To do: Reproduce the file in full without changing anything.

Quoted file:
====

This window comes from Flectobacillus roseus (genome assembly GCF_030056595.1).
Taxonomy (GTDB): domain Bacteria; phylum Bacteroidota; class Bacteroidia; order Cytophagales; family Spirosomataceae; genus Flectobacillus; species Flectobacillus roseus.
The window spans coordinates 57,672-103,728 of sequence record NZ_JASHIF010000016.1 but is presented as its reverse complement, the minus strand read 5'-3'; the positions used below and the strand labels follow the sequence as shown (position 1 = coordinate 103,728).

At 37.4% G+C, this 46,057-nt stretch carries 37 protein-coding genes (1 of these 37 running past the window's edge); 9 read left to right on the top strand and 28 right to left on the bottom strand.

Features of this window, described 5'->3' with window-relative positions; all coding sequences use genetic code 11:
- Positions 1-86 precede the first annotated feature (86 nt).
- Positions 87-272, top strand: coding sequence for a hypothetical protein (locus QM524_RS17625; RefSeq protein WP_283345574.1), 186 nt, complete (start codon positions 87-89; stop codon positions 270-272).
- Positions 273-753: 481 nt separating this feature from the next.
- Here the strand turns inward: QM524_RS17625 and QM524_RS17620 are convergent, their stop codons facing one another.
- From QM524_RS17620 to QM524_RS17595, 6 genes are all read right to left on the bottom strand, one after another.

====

This window comes from Flectobacillus roseus (genome assembly GCF_030056595.1).
Taxonomy (GTDB): domain Bacteria; phylum Bacteroidota; class Bacteroidia; order Cytophagales; family Spirosomataceae; genus Flectobacillus; species Flectobacillus roseus.
The window spans coordinates 57,672-103,728 of sequence record NZ_JASHIF010000016.1 but is presented as its reverse complement, the minus strand read 5'-3'; the positions used below and the strand labels follow the sequence as shown (position 1 = coordinate 103,728).

At 37.4% G+C, this 46,057-nt stretch carries 37 protein-coding genes (1 of these 37 running past the window's edge); 9 read left to right on the top strand and 28 right to left on the bottom strand.

Features of this window, described 5'->3' with window-relative positions; all coding sequences use genetic code 11:
- Positions 1-86 precede the first annotated feature (86 nt).
- Positions 87-272, top strand: coding sequence for a hypothetical protein (locus QM524_RS17625; RefSeq protein WP_283345574.1), 186 nt, complete (start codon positions 87-89; stop codon positions 270-272).
- Positions 273-753: 481 nt separating this feature from the next.
- Here the strand turns inward: QM524_RS17625 and QM524_RS17620 are convergent, their stop codons facing one another.
- From QM524_RS17620 to QM524_RS17595, 6 genes are all read right to left on the bottom strand, one after another.